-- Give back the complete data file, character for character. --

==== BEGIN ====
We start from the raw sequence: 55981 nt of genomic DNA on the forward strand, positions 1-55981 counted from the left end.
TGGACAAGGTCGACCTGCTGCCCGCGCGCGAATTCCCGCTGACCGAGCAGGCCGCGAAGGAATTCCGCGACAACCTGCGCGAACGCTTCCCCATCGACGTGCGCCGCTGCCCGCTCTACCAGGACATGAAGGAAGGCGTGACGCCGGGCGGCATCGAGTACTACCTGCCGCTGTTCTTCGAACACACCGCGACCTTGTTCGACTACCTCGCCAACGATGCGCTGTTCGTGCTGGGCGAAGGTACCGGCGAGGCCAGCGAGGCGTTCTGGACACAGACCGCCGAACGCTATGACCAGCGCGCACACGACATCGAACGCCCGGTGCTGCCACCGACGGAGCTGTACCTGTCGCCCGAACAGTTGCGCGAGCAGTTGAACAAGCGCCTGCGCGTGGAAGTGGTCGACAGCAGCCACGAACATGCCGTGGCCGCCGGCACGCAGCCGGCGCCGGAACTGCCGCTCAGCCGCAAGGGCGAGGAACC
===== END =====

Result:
We start from the raw sequence: 55981 nt of genomic DNA on the forward strand, positions 1-55981 counted from the left end.
TGGACAAGGTCGACCTGCTGCCCGCGCGCGAATTCCCGCTGACCGAGCAGGCCGCGAAGGAATTCCGCGACAACCTGCGCGAACGCTTCCCCATCGACGTGCGCCGCTGCCCGCTCTACCAGGACATGAAGGAAGGCGTGACGCCGGGCGGCATCGAGTACTACCTGCCGCTGTTCTTCGAACACACCGCGACCTTGTTCGACTACCTCGCCAACGATGCGCTGTTCGTGCTGGGCGAAGGTACCGGCGAGGCCAGCGAGGCGTTCTGGACACAGACCGCCGAACGCTATGACCAGCGCGCACACGACATCGAACGCCCGGTGCTGCCACCGACGGAGCTGTACCTGTCGCCCGAACAGTTGCGCGAGCAGTTGAACAAGCGCCTGCGCGTGGAAGTGGTCGACAGCAGCCACGAACATGCCGTGGCCGCCGGCACGCAGCCGGCGCCGGAACTGCCGCTCAGCCGCAAGGGCGAGGAACC